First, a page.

Try to discover your DJ style so people will recognize you and establish you from others. This could be navigating what style or type of music you love to play the most or what gets the crowd going, to what kind of clothes and styling you’ll do for your DJ events.
Let’s use Deadmau or Marshmello (the electronic DJs) as an example. They’re globally recognized for the masks they wear when performing, even so much so that they don’t often get recognized when not wearing their mask.
This is a part of their branding now and coincides with their DJing style.
Remain Professional At All Times
Always remain professional throughout being a DJ, no matter how stressful it comes. Ensure to show up on time and don’t cancel gigs last minute; otherwise, you’ll have a bad reputation.
As you’re a female in a male-dominated industry, there’ll be people out there who will try and bring you down and smear your name. Do not rise to comments and brush them off with ease, as people will want to see a reaction from you.
Ensure you behave according to the crowd you’re DJing at. For example, if you’ve landed yourself a DJ gig at a kid’s party, we’re pretty sure hyping the crowd up by cursing will not go down well with the parents.
Showcase Your Talent
You won’t land yourself gigs or events straight away, but you’ll only get noticed by showcasing your work and talent. Post videos or mixes on Soundcloud or YouTube, and you never know someone in the industry may come across them.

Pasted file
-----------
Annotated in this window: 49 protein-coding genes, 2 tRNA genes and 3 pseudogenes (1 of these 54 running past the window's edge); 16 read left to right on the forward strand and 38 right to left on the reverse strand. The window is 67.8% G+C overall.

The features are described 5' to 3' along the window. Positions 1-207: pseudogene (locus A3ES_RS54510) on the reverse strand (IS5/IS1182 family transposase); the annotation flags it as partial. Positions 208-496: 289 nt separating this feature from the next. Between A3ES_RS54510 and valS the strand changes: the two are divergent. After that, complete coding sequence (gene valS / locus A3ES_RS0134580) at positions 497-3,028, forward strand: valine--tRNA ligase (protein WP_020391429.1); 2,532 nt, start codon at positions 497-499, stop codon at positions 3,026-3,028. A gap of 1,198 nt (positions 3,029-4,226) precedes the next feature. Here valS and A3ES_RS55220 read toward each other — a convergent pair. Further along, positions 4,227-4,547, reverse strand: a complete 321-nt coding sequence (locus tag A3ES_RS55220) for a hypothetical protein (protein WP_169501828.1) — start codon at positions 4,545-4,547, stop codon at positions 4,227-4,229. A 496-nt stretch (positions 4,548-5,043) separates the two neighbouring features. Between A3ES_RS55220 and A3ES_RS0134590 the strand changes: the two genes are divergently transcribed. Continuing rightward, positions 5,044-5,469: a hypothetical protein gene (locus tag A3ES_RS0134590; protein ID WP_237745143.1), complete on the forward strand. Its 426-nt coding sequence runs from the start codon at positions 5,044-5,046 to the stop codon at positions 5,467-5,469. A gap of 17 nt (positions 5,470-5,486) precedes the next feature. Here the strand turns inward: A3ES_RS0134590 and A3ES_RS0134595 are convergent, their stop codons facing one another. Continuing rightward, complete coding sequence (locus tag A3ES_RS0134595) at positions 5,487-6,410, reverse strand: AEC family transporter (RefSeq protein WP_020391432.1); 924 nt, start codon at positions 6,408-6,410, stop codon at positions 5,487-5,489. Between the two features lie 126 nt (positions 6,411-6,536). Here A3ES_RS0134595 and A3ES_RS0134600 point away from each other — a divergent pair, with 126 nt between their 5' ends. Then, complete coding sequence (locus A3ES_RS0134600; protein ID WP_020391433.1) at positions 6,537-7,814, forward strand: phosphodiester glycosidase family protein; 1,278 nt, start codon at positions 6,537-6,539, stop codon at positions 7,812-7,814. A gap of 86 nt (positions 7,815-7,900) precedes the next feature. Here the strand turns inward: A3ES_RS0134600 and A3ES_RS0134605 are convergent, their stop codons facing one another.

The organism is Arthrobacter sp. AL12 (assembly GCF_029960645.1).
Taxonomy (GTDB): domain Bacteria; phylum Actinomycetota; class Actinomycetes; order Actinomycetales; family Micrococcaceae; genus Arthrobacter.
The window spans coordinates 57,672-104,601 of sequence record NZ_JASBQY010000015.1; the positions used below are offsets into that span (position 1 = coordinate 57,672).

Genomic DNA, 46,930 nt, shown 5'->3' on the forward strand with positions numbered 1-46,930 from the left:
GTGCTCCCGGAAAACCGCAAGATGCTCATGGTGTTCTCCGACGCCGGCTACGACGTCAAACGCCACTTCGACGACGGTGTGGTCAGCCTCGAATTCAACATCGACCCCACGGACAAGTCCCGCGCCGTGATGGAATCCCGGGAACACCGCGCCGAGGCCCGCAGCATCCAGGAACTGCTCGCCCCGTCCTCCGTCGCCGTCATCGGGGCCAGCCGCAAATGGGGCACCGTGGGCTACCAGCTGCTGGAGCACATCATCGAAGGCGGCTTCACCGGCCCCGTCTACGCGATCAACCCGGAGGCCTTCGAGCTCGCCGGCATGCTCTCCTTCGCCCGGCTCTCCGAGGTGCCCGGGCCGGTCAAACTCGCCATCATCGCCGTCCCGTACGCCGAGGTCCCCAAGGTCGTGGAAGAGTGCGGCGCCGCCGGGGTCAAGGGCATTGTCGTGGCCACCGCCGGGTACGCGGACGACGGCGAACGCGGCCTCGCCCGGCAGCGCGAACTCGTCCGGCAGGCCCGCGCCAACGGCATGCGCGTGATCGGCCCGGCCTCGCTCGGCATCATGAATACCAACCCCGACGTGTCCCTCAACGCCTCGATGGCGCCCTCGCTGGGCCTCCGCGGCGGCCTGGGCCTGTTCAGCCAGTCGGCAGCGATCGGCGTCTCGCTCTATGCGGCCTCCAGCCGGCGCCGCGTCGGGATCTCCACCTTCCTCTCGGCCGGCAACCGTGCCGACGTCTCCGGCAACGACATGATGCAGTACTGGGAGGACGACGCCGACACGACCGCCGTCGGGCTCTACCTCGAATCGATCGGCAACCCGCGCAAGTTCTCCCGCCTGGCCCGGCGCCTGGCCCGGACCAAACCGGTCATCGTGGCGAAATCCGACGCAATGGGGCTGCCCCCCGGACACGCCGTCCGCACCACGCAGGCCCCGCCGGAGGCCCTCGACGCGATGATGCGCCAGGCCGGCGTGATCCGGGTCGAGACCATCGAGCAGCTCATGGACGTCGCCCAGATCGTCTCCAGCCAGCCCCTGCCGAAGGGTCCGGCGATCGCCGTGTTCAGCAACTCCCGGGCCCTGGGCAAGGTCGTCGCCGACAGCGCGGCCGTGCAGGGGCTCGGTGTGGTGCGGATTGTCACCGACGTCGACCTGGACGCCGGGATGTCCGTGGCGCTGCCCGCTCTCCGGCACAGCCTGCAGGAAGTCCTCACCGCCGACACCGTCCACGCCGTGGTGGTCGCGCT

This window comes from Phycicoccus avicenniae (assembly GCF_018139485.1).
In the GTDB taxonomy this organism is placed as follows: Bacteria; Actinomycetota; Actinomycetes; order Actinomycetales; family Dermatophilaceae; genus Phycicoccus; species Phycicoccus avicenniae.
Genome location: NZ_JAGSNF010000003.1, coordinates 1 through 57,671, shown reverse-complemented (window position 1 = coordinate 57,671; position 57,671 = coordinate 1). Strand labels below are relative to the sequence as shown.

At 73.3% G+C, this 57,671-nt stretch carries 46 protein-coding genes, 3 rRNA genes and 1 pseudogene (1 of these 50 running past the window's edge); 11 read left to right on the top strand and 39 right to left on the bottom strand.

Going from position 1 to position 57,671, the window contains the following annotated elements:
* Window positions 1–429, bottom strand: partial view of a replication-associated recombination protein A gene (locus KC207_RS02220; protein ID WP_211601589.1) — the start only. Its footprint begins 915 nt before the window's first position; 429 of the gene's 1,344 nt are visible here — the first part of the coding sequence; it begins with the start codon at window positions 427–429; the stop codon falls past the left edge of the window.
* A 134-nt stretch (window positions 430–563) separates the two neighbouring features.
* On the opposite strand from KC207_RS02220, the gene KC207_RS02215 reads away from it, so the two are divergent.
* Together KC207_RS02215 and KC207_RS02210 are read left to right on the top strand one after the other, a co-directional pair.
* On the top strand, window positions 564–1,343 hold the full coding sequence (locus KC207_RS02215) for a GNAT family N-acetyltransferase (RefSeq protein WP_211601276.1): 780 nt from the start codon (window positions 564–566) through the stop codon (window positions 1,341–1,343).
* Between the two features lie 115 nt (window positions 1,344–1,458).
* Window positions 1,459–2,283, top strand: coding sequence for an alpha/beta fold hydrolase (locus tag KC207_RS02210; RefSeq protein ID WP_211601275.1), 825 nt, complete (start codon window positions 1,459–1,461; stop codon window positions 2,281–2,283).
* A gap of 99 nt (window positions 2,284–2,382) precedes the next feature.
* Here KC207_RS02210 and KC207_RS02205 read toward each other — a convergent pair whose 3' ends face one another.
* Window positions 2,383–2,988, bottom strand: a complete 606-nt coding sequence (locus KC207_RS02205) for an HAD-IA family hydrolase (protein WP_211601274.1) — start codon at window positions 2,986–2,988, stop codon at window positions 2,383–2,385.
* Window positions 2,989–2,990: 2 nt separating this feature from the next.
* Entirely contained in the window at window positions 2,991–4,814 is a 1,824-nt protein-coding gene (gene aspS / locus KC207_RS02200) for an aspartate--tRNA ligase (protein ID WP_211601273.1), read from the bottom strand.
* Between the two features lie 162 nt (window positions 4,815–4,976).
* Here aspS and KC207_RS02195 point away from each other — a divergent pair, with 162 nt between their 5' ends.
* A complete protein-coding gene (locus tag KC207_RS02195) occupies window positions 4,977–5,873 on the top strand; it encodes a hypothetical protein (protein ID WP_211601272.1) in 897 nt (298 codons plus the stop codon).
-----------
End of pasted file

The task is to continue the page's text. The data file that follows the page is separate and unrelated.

Ask friends and family to share any work you do online to reach a wider audience. Take the opportunity to perform your work to a crowd as much as possible initially, whether at a friend’s birthday or to your family in your bedroom.
You need to market yourself and create a cohesive brand and image online and offline. Make the most of all social media platforms to post your work, current projects, upcoming events, and also to interact with fans or fellow DJs.
Create a press kit to show potential clients for jobs and post fliers advertising your work and skills to potential clients.
Always Be Prepared
DJing can involve you being out of the house and on the road for days, so make sure you prepare for your trip beforehand.
Bring a battery bank for your cell phone to stay in touch with loved ones when you’re traveling and double-check you’ve got all equipment before leaving the house for an event.
As a DJ, you’ll experience some super late nights packing up a car or grabbing a cab with your gear, and as a woman, you’ll be more vulnerable, so ensure you carry mace or try to bring a friend along to keep you safe.
Try To Have Fun
DJing can be stressful, but it’s also a lot of fun. However, if you’re not enjoying yourself or not feeling it, your crowd will undoubtedly pick up on this, and the vibes won’t be right.
If you intend to be a female DJ as a career, then having fun will keep the job exciting and worthwhile. Try not to get too caught up in its technicalities, and make sure you and the crowd have a great time.
We hope you love the products we recommend. We may collect a commission if you purchase through one of our links. This doesn't cost you anything extra. If you do, thank you! As an Amazon Associate, I earn from qualifying purchases.